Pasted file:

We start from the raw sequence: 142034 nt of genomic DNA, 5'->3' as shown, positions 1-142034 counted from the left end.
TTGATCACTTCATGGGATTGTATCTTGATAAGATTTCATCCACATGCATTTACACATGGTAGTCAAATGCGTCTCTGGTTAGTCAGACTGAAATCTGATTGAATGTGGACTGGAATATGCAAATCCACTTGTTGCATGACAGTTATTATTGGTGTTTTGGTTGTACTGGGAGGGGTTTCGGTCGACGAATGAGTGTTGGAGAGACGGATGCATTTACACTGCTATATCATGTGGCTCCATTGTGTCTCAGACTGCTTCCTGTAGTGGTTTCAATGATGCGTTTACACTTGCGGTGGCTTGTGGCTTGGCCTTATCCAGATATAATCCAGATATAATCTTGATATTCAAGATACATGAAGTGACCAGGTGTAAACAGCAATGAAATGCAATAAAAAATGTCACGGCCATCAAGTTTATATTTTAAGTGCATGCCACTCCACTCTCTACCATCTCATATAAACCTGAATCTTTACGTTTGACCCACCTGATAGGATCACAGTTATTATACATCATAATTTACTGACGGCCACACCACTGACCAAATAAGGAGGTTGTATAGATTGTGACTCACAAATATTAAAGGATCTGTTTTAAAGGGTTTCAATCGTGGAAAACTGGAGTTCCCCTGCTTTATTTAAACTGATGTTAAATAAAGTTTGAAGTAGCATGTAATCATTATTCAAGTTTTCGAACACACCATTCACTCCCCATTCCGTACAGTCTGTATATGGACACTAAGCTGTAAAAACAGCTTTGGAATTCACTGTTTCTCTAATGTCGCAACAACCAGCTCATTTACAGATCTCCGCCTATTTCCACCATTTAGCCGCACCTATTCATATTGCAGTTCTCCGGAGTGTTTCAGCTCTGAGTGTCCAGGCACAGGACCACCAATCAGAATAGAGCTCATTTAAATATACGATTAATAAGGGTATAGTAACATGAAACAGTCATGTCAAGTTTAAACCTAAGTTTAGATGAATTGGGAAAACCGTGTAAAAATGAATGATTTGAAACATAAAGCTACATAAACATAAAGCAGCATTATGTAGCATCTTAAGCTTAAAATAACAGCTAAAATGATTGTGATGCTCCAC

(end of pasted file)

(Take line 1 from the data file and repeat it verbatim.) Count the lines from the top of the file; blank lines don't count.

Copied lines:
We start from the raw sequence: 142034 nt of genomic DNA, 5'->3' as shown, positions 1-142034 counted from the left end.